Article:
In Russia, many wonder how it is possible that Russia’s leading officials responsible for cybersecurity could have been passing state secrets abroad. The Daily Beast asked Dmitry Artimovich, considered one of the “hacker elite” in Russia and an expert at ChronoPay, a Russian company specialized for online payments. There are not many experts as knowledgeable as Artimovich when it comes to spam, spearphishing, botnets, and other kinds of cyber attacks.

The Daily Beast asked what people like Pavlov’s secret client might have been up to?

Their motivation might have been career growth, the suspects must have shared too much information about Russian hackers with American special services under Obama’s administration, creating an impression that Russia’s hackers are the most dangerous in the world, Artimovich suggested.

Artimovich had his own reasons not to like the kontora, or “the office,” the nickname for the FSB. In 2013, the security service’s cyber department investigated Artimovich for executing a distributed denial of service attack meant to shut down the website of Aeroflot, Russia’s major national airline. The programmer was sentenced to two years and six months in a corrective labor colony, and it was a harrowing experience.

“A guy in my cell tried to recruit me for the FSB,” says Artimovich. “He threatened me that otherwise I would not come out of prison, if I do not work with them.”  But Artimovich says he turned down the offer.

Now, Artimovich offers alternative explanations regarding the arrests last December. He does not believe the order for the attack on the American democratic institutions was coming from the Kremlin and suggests that is a “myth created by the American special services.”

At a technical level, Artimovich says he is skeptical about the malware described in the U.S. reports. “The virus collecting passwords from only one system cannot be described as a cyber-weapon,” he says.

After Trump won the elections, Russian hackers who used to travel freely around Europe before started to be grabbed by law enforcement. One example is Pyotr Levashov, who was arrested on a U.S. warrant four months ago in Spain. They were picked up one after another.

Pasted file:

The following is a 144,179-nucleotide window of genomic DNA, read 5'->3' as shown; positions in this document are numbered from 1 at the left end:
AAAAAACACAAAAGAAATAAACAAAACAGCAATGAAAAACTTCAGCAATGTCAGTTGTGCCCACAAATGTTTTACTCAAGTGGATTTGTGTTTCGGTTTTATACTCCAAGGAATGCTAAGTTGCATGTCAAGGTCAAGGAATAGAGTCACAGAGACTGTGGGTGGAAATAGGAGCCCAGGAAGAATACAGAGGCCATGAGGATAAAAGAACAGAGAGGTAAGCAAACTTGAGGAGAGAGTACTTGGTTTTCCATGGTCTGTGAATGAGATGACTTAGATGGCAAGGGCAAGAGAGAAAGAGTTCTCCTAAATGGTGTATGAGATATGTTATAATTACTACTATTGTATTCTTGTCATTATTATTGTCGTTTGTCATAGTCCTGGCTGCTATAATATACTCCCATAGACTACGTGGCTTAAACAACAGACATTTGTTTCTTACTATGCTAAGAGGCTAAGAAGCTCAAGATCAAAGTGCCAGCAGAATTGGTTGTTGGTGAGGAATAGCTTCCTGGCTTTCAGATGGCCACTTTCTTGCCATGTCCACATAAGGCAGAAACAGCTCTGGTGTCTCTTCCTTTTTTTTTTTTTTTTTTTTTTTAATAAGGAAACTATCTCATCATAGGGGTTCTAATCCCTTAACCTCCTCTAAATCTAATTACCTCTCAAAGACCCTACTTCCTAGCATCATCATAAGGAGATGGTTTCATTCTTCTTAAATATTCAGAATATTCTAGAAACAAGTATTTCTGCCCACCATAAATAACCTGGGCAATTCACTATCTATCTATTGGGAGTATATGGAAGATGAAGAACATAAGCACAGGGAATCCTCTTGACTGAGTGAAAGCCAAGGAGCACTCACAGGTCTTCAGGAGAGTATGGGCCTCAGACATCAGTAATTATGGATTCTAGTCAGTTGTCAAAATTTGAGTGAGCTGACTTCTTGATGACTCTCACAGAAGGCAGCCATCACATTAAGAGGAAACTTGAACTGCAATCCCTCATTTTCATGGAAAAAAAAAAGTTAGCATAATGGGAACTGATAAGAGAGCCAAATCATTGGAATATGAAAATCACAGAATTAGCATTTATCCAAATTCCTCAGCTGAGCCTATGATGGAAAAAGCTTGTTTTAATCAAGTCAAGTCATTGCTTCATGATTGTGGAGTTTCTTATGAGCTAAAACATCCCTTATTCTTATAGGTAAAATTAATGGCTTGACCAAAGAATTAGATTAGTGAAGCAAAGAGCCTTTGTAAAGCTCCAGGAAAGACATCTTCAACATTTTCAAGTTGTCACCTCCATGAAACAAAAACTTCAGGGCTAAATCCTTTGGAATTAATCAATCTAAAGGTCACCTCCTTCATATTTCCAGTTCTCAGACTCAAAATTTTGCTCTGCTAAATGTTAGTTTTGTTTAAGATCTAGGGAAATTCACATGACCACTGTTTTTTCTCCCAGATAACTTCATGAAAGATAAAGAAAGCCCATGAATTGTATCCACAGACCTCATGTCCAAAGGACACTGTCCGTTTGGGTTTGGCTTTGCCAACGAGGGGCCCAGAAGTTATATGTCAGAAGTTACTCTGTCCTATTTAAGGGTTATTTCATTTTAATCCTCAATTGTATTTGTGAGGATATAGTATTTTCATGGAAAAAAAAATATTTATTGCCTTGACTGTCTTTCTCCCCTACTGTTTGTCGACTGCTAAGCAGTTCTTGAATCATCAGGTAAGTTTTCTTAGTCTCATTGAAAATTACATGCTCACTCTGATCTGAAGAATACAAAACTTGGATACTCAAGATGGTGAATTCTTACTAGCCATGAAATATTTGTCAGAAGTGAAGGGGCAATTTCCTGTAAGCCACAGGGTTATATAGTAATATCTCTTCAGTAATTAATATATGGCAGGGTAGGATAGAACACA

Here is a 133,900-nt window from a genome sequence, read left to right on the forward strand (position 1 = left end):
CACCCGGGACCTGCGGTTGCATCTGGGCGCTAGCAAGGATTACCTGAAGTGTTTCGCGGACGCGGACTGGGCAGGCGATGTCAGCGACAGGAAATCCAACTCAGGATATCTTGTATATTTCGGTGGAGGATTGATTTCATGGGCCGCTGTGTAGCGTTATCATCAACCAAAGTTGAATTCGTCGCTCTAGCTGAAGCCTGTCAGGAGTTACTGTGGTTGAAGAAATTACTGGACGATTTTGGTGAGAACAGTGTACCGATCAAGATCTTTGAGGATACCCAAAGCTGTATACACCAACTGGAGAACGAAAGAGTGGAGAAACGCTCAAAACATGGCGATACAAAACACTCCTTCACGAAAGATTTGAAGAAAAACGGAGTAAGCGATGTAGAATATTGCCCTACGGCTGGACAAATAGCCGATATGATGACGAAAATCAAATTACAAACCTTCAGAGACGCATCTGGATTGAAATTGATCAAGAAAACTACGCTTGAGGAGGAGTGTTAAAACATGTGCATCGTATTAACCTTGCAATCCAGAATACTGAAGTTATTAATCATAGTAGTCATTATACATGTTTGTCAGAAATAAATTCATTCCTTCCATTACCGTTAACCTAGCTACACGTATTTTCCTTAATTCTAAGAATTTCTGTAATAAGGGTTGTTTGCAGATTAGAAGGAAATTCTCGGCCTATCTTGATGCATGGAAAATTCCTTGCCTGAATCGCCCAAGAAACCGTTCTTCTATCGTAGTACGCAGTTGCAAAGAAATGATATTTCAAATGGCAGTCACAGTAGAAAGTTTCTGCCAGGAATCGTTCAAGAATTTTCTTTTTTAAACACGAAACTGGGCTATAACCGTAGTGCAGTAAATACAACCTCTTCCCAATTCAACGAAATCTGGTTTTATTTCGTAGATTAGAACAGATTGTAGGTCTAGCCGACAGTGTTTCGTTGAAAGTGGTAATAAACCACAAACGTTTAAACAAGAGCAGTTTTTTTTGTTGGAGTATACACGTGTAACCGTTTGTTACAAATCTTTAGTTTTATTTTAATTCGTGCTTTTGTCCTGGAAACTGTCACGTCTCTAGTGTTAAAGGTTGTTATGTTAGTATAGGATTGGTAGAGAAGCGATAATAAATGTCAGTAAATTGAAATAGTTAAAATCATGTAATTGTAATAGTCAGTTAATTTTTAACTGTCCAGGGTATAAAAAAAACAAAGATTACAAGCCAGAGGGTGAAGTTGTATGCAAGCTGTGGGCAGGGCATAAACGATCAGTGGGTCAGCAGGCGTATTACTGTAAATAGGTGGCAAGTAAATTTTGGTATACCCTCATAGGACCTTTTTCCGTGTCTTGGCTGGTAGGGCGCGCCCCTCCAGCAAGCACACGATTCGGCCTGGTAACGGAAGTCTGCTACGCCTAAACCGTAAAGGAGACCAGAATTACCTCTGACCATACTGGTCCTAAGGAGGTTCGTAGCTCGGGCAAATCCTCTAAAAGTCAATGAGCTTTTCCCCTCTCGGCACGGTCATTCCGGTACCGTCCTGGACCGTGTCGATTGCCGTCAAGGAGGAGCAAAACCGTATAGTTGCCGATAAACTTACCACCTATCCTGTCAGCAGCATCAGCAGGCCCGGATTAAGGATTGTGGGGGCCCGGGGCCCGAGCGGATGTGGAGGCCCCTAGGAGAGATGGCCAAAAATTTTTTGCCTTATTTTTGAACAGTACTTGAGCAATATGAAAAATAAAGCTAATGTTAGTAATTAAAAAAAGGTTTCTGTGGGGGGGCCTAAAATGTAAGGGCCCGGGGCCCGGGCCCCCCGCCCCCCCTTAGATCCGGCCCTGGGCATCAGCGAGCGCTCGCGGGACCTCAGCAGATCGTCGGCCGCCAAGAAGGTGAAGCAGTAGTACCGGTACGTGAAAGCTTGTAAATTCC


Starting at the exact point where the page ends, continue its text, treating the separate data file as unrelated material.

Artimovich suggests that Mikhailov and his associates provided data to the U.S. on Russian hackers at a time when there was cooperation with Washington, and that now looked “unpatriotic.”

“In 2010 our company ChronoPay informed the FSB leadership that Mikhailov was passing personal information about Russian citizens to the U.S. agencies, [so] the FSB leadership must have been aware of what Mikhailov’s department was doing, but they did nothing to stop them,” says Artimovich.

“Since the arrests, the entire FSB management has been distant from their case,” says Artimovich.

Sergei Markov, a member of the Russian Public Chamber thinks that Mikhailov and other suspects were responsible for cyber attacks in the cyber war with the U.S.

“One thing is clear: that the roots of their treason, of their espionage, stretch far beyond Russia’s border,” Markos told The Daily Beast. “This case has a high political price, I do not think we should share any details with Trump’s critics before the [U.S.] elections for Congress [in November 2018],” Markov explained.

Team 29’s strategy is to turn the most absurd cases into a joke, since “the only thing the state system cannot stand is when you laugh at them,” says Pavlov.

Last year the attorney started a campaign in support of his client Oksana Sevastidi,  a 46-year-old mother of seven. In March 2016 Sevastidi had been sentenced for high treason by a secret court in Krasnodar for sending two text messages back in 2008 about Russian movements in the direction of Georgia’s breakaway region of Abkhazia.

“It is absurd for a nuclear power to sentence a market vendor for seven years for state treason,” Pavlov told The Daily Beast.

In March, President Putin pardoned Sevastidi.

But by then there was a long line of convicts charged with treason and extremism asking Team 29 to help them.

Recently Pavlov came to Moscow to meet two more women whose freedom he had won. Annik Kesyan and Marina Dzhadzhgava had served several years for treason for sending messages about Russian army movement in 2008. President Putin pardoned Kesyan and Dzhadzhgava, after Team 29 attracted public attention to their cases.